What does Bill C-69 mean for Indigenous peoples?

(Kayleigh Valentine / The McGill Policy Association)

(Kayleigh Valentine / The McGill Policy Association)

Bill C-69, first introduced to the Canadian House of Commons in February 2018, proposes to implement the Impact Assessment Act and the Canadian Energy Regulator Act, as well as amending the Navigation Protection Act, among others.

The Impact Assessment Act aims to determine the environmental, health, social, and economic effects of a project before it comes to fruition. Although the bill aims to enforce protective measures for endangered populations and activities, it can also be seen as a way to hinder the energy industry as companies would oppose increased regulation. Critics of the bill, including scholars from the University of Calgary, said that it could make approval for energy projects increasingly difficult to obtain, which would give little reason to invest in Canada’s energy sector.

Despite speculations that it may harm the national economy, Bill C-69 may also present social benefits for Indigenous peoples. Historically, their relationship with the Government of Canada has been strained particularly due to oppressive and widely criticized laws such as the Indian Act. This oppression has been exacerbated by an ever-expanding energy policy, led by corporations such as the state-owned energy giant Hydro-Québec. Projects occurring in the past five years have elicited pushback, while endeavors such as the James Bay hydroelectric dam are reminders of a long-standing history of systematic discrimination against Indigenous peoples.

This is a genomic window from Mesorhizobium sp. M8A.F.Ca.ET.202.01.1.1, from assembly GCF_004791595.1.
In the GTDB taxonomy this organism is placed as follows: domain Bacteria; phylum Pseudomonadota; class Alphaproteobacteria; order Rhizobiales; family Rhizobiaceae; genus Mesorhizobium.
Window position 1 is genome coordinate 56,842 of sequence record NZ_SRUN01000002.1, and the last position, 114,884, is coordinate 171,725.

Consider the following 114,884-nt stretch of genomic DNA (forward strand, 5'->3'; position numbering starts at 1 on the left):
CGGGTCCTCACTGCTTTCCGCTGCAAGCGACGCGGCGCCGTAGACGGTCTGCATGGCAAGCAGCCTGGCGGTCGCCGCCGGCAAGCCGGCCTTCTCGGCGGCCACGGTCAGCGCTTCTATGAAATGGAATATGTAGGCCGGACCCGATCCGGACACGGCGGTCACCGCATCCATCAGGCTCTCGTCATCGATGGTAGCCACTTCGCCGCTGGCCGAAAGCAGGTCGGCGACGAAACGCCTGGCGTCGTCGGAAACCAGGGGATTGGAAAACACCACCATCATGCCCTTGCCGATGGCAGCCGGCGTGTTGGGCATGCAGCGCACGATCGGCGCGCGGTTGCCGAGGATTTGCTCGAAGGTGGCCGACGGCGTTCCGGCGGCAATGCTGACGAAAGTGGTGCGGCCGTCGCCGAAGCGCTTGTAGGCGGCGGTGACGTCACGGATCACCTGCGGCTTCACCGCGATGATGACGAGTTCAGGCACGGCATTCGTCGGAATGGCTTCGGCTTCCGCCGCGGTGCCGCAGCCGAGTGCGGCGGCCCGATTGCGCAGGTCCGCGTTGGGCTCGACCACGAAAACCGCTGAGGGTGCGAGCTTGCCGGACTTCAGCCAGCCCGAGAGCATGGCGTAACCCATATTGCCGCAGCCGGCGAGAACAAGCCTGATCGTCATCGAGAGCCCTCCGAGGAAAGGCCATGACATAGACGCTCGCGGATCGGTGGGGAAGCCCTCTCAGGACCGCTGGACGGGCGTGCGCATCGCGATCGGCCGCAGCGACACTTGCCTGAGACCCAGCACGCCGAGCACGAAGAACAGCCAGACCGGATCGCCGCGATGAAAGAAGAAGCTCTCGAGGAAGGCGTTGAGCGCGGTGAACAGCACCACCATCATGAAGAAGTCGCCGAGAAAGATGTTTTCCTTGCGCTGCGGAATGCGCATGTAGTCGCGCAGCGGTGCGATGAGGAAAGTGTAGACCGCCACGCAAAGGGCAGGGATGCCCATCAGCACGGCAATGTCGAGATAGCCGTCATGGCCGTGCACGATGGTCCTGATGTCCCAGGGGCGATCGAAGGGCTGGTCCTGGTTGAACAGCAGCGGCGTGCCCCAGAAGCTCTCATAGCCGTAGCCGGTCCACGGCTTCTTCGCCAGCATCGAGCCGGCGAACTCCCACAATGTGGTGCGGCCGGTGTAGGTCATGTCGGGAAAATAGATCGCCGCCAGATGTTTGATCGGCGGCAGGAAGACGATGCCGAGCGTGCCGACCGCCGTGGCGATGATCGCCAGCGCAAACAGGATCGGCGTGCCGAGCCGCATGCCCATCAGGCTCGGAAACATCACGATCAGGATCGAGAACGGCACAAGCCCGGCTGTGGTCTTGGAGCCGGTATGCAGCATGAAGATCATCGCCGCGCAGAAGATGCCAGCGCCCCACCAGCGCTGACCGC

However, some Indigenous leaders have challenged the idea that Bill C-69 would prove beneficial to their respective communities. The bill has been criticized for lacking comprehensive consultation with Indigenous peoples, especially since it would present drawbacks for individuals involved in the oil industry. There is an ongoing discussion between First Nations, Métis, and the Inuit people to determine how these projects fit into their economic futures.

Indigenous peoples have also put forward energy production proposals. For instance, representatives of the Innu Nation have advocated for the Apuiat wind project, hoping to create hundreds of jobs in the Côte-Nord, Gaspésie, and Bas-Saint-Laurent regions while providing an opportunity for reconciliation. However, the Government of Quebec has abandoned the project, claiming it was economically unviable, and ordered Hydro-Québec to compensate communities in the Quebec’s North Shore differently.

Public resistance to hydropower projects also stems from the risk they pose to Indigenous lands and food sources. The Pessamit, an Innu community, has ancestral lands that are currently the source of almost one-third of Hydro-Quebec’s hydropower. Fluctuating water levels resulting from hydroelectric generation on the Betsiamites River have reduced the number of salmon that can be accessed by the Pessamit. Similar concerns over threatened Indigenous histories and livelihoods have been echoed in the protests of the Wet'suwet'en and Unist'ot'en, who have resisted energy projects taking place on their land.

Since the Coalition Avenir Québec (CAQ) victory, First Nations leaders have reminded Premier François Legault about his commitment to the United Nations Declaration on the Rights of Indigenous Peoples (UNDRIP). They have also requested that the CAQ prioritize Indigenous issues, such as preserving Indigenous languages and dealing with high suicide rates in Indigenous communities.

Although Bill C-69 promotes environmental protection, consulting with members from multiple Indigenous communities is essential to prevent exploitation of Indigenous lands. Attention should be given to the interests of Indigenous peoples, not just those of governmental or corporate entities.